I want to set a Unicode string variable to particular character based on its Unicode code point.

I want to use a code point beyond 65535, but the SQL Server 2008 R2 database has a collation of SQL_Latin1_General_CP1_CI_AS.

According to Microsoft's NCHAR documentation, the NCHAR function takes an integer as follows:

integer_expression

When the collation of the database does not contain the supplementary character (SC) flag, this is a positive whole number from 0 through 65535 (0 through 0xFFFF). If a value outside this range is specified, NULL is returned. For more information about supplementary characters, see Collation and Unicode Support.

When the collation of the database supports the supplementary character (SC) flag, this is a positive whole number from 0 through 1114111 (0 through 0x10FFFF). If a value outside this range is specified, NULL is returned.

So this code:

SELECT NCHAR(128512);

Returns NULL in this database.

I would like it to return the same as this:

SELECT N'😀';

How can I set a Unicode string variable (e.g. nvarchar) to an emoji using code (without using the actual emoji character) in a database where the collation "does not contain the supplementary character (SC) flag"?

Full list of emoji Unicode code points

(Ultimately I want any character to work. I just chose emoji for ease of reference.)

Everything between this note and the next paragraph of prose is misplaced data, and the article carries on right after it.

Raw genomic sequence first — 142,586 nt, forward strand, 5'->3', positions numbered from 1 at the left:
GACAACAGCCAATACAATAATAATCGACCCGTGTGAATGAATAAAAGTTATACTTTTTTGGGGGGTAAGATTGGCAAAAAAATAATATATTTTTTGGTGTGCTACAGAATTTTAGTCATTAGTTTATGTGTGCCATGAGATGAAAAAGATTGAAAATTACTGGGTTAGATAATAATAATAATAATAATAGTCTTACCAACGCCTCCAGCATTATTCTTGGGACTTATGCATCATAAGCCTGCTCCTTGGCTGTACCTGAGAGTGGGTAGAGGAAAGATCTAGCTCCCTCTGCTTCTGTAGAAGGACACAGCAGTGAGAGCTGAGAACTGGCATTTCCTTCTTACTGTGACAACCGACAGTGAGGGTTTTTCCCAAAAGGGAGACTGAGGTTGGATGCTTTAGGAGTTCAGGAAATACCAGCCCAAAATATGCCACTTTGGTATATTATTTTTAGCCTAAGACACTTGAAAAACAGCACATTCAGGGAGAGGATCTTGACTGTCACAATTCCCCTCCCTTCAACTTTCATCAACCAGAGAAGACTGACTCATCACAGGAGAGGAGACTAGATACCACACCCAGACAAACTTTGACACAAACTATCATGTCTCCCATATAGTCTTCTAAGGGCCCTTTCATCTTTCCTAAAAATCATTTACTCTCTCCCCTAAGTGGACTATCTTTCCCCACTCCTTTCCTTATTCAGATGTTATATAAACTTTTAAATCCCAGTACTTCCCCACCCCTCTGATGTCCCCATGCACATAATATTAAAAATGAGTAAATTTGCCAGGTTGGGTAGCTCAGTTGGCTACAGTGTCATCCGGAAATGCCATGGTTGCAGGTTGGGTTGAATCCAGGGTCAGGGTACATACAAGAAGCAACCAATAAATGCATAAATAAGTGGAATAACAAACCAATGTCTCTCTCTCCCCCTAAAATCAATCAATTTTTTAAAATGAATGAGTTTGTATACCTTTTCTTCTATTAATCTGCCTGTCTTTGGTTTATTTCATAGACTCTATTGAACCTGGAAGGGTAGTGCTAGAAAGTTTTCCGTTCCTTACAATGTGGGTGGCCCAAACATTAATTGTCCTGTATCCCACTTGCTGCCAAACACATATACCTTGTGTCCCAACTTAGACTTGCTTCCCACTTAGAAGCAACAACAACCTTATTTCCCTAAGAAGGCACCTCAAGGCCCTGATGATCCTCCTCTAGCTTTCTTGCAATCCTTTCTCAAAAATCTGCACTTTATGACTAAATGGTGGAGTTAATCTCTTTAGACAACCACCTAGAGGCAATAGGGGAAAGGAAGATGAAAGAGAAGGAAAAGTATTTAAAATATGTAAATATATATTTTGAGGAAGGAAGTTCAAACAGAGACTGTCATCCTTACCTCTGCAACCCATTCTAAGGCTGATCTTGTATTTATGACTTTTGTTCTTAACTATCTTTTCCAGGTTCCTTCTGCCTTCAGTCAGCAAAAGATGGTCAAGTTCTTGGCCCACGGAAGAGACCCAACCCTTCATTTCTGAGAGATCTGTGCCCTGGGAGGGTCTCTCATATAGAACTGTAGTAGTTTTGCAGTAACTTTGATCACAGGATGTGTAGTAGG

(Although the server is SQL Server 2008 R2, I'm also curious about any solutions for later versions.)

Assuming that there is no way, could I reference an inline user-defined function in another database which had an appropriate collation?

How do I find a collation which has the "supplementary character" flag?

This returns no records on our server:

SELECT * FROM sys.fn_helpcollations() 
WHERE name LIKE 'SQL%[_]SC';

It seems like SQL Server 2012 introduced Latin1_General_100_CI_AS_SC which would work. Can you install collations on older instances?

Collation References:

Is there an explanation for why, regardless of collation, SQL Server can understand and deal with the extended characters except from the perspective of NCHAR?

up vote 29 down vote accepted

The UCS-2 encoding is always 2 bytes per character and has a range of 0 - 65535 (0x0000 - 0xFFFF). UTF-16 (regardless of Big Endian or Little Endian) has a range of 0 - 1114111 (0x0000 - 0x10FFFF). The 0 - 65535 / 0x0000 - 0xFFFF range of UTF-16 is 2 bytes per character while the range above 65536 / 0xFFFF is 4 bytes per character.

Windows and SQL Server started out using the UCS-2 encoding because it was available and UTF-16 hadn't been finalized yet. Fortunately, however, there was enough fore-thought put into the designs of UCS-2 and UTF-16 that the UCS-2 mappings are a complete subset of the UTF-16 mappings (meaning: the 0 - 65535 / 0x0000 - 0xFFFF range of UTF-16 is UCS-2). AND, the 65536 - 1114111 (0x10000 - 0x10FFFF) range of UTF-16 is constructed from two Code Points in the UCS-2 range (ranges 0xD800 – 0xDBFF and 0xDC00 – 0xDFFF, specifically) that were reserved for this purpose and otherwise have no meaning. This combination of two Code Points is known as a Surrogate Pair, and Surrogate Pairs represent characters beyond the UCS-2 range which are known as Supplementary Characters.